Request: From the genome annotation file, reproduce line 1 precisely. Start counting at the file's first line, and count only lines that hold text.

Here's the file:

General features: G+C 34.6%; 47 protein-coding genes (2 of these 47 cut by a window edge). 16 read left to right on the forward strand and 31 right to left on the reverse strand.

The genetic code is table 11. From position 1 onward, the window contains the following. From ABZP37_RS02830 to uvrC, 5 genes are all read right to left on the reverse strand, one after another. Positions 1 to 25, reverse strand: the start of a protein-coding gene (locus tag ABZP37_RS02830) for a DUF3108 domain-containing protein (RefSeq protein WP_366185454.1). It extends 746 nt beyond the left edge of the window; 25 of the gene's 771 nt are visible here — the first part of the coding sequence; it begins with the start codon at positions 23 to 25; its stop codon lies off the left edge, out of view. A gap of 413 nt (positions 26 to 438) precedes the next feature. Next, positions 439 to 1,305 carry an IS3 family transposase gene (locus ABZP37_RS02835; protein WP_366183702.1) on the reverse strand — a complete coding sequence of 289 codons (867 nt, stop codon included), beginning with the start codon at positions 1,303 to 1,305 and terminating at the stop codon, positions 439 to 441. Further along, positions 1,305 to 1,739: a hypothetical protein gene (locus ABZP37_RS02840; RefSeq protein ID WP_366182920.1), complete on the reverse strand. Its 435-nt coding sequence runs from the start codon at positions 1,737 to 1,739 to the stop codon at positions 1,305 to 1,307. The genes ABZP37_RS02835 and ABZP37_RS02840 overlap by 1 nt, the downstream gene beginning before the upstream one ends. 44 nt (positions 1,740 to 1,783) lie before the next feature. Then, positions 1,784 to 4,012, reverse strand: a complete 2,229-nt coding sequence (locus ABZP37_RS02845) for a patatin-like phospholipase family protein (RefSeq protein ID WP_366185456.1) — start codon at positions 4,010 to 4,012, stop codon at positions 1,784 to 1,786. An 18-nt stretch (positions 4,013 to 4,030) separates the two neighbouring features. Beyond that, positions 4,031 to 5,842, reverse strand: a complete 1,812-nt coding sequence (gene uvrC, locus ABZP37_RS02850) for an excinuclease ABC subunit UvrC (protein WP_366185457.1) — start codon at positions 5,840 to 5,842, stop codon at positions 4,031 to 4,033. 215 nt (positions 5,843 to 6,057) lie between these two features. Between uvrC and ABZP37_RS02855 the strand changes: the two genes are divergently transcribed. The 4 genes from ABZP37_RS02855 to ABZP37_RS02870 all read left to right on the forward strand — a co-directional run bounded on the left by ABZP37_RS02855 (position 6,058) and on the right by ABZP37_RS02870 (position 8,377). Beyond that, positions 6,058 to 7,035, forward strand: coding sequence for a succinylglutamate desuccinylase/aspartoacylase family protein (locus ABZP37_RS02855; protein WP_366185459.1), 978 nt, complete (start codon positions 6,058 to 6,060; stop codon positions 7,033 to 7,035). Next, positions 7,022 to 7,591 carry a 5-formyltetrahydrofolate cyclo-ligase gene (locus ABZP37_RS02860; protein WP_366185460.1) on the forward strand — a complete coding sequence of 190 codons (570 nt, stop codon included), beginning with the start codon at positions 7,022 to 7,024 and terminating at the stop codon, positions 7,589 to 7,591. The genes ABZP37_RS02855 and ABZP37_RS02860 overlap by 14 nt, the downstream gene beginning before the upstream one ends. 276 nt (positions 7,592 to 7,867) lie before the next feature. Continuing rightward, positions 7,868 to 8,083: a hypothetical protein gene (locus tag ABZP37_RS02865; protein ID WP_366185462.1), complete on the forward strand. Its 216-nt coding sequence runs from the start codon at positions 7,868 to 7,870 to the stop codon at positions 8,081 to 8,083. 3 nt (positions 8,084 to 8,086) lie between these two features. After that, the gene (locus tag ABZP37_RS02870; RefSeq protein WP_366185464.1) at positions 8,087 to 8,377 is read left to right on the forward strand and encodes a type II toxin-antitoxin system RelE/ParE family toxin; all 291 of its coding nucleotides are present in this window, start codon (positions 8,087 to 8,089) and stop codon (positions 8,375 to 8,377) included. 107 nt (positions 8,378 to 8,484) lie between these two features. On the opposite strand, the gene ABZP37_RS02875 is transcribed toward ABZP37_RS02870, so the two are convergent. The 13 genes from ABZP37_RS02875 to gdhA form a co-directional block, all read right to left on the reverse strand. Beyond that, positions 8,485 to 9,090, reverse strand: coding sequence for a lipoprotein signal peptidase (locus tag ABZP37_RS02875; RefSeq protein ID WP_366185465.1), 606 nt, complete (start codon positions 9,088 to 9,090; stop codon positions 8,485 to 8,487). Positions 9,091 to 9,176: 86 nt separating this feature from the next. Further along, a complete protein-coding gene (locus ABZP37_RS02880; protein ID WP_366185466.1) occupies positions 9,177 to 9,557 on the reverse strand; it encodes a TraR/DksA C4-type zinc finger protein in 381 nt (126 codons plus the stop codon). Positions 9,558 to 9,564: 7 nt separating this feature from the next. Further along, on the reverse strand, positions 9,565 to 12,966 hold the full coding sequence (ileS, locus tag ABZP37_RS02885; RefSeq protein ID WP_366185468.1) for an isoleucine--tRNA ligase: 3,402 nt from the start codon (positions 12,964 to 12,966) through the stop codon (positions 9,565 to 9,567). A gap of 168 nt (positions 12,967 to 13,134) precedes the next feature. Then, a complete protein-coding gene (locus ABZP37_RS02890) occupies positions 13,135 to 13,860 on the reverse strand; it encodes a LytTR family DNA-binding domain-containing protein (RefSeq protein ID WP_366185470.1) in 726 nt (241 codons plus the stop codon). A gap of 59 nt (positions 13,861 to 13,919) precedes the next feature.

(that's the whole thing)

General features: G+C 34.6%; 47 protein-coding genes (2 of these 47 cut by a window edge). 16 read left to right on the forward strand and 31 right to left on the reverse strand.